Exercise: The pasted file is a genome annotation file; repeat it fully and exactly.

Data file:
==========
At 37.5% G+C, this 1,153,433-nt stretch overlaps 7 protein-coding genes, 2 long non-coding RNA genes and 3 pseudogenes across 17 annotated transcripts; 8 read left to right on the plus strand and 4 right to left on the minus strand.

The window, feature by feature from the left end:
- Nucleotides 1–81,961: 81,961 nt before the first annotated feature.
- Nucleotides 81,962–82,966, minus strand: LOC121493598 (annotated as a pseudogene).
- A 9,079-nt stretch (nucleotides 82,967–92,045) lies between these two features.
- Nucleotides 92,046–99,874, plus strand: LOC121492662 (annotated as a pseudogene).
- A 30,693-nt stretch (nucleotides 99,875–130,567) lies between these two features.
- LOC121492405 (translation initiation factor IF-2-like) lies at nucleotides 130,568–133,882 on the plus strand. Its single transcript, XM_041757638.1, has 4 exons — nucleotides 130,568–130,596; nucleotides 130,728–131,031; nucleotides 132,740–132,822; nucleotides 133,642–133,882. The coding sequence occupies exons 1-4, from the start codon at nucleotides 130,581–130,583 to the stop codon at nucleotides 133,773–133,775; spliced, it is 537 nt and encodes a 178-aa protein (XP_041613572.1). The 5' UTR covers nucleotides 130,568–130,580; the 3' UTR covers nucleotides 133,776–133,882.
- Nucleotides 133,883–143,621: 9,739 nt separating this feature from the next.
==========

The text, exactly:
At 37.5% G+C, this 1,153,433-nt stretch overlaps 7 protein-coding genes, 2 long non-coding RNA genes and 3 pseudogenes across 17 annotated transcripts; 8 read left to right on the plus strand and 4 right to left on the minus strand.

The window, feature by feature from the left end:
- Nucleotides 1–81,961: 81,961 nt before the first annotated feature.
- Nucleotides 81,962–82,966, minus strand: LOC121493598 (annotated as a pseudogene).
- A 9,079-nt stretch (nucleotides 82,967–92,045) lies between these two features.
- Nucleotides 92,046–99,874, plus strand: LOC121492662 (annotated as a pseudogene).
- A 30,693-nt stretch (nucleotides 99,875–130,567) lies between these two features.
- LOC121492405 (translation initiation factor IF-2-like) lies at nucleotides 130,568–133,882 on the plus strand. Its single transcript, XM_041757638.1, has 4 exons — nucleotides 130,568–130,596; nucleotides 130,728–131,031; nucleotides 132,740–132,822; nucleotides 133,642–133,882. The coding sequence occupies exons 1-4, from the start codon at nucleotides 130,581–130,583 to the stop codon at nucleotides 133,773–133,775; spliced, it is 537 nt and encodes a 178-aa protein (XP_041613572.1). The 5' UTR covers nucleotides 130,568–130,580; the 3' UTR covers nucleotides 133,776–133,882.
- Nucleotides 133,883–143,621: 9,739 nt separating this feature from the next.